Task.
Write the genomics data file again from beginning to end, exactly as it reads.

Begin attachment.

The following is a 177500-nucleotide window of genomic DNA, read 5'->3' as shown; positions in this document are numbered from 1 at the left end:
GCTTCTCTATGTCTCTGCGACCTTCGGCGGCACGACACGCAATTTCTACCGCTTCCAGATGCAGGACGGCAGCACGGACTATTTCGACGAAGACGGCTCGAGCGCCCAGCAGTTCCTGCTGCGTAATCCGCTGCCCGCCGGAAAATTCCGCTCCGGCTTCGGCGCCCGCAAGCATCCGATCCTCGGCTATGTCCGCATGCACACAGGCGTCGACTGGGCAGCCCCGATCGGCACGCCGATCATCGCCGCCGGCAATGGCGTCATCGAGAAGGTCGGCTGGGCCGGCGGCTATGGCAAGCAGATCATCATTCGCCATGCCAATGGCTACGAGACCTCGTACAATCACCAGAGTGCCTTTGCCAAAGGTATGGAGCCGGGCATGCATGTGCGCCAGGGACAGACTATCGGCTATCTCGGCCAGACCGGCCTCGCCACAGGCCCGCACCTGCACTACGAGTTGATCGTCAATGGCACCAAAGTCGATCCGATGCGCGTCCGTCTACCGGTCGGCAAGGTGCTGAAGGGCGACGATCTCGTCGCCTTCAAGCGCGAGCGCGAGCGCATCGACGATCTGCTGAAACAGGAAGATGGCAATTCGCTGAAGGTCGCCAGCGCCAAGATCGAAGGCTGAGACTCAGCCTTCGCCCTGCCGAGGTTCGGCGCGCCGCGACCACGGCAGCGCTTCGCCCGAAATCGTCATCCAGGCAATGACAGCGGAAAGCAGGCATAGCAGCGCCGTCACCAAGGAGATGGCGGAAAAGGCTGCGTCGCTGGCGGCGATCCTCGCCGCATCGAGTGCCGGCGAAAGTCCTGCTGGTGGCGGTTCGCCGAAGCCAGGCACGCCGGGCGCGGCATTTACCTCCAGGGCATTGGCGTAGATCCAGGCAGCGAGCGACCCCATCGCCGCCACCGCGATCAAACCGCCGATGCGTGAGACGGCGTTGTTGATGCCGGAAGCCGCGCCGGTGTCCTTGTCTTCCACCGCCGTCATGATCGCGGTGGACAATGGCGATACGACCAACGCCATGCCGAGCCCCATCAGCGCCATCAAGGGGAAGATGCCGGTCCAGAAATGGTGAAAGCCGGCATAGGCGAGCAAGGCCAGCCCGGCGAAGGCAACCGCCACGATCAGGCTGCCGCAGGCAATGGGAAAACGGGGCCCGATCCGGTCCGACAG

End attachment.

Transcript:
The following is a 177500-nucleotide window of genomic DNA, read 5'->3' as shown; positions in this document are numbered from 1 at the left end:
GCTTCTCTATGTCTCTGCGACCTTCGGCGGCACGACACGCAATTTCTACCGCTTCCAGATGCAGGACGGCAGCACGGACTATTTCGACGAAGACGGCTCGAGCGCCCAGCAGTTCCTGCTGCGTAATCCGCTGCCCGCCGGAAAATTCCGCTCCGGCTTCGGCGCCCGCAAGCATCCGATCCTCGGCTATGTCCGCATGCACACAGGCGTCGACTGGGCAGCCCCGATCGGCACGCCGATCATCGCCGCCGGCAATGGCGTCATCGAGAAGGTCGGCTGGGCCGGCGGCTATGGCAAGCAGATCATCATTCGCCATGCCAATGGCTACGAGACCTCGTACAATCACCAGAGTGCCTTTGCCAAAGGTATGGAGCCGGGCATGCATGTGCGCCAGGGACAGACTATCGGCTATCTCGGCCAGACCGGCCTCGCCACAGGCCCGCACCTGCACTACGAGTTGATCGTCAATGGCACCAAAGTCGATCCGATGCGCGTCCGTCTACCGGTCGGCAAGGTGCTGAAGGGCGACGATCTCGTCGCCTTCAAGCGCGAGCGCGAGCGCATCGACGATCTGCTGAAACAGGAAGATGGCAATTCGCTGAAGGTCGCCAGCGCCAAGATCGAAGGCTGAGACTCAGCCTTCGCCCTGCCGAGGTTCGGCGCGCCGCGACCACGGCAGCGCTTCGCCCGAAATCGTCATCCAGGCAATGACAGCGGAAAGCAGGCATAGCAGCGCCGTCACCAAGGAGATGGCGGAAAAGGCTGCGTCGCTGGCGGCGATCCTCGCCGCATCGAGTGCCGGCGAAAGTCCTGCTGGTGGCGGTTCGCCGAAGCCAGGCACGCCGGGCGCGGCATTTACCTCCAGGGCATTGGCGTAGATCCAGGCAGCGAGCGACCCCATCGCCGCCACCGCGATCAAACCGCCGATGCGTGAGACGGCGTTGTTGATGCCGGAAGCCGCGCCGGTGTCCTTGTCTTCCACCGCCGTCATGATCGCGGTGGACAATGGCGATACGACCAACGCCATGCCGAGCCCCATCAGCGCCATCAAGGGGAAGATGCCGGTCCAGAAATGGTGAAAGCCGGCATAGGCGAGCAAGGCCAGCCCGGCGAAGGCAACCGCCACGATCAGGCTGCCGCAGGCAATGGGAAAACGGGGCCCGATCCGGTCCGACAG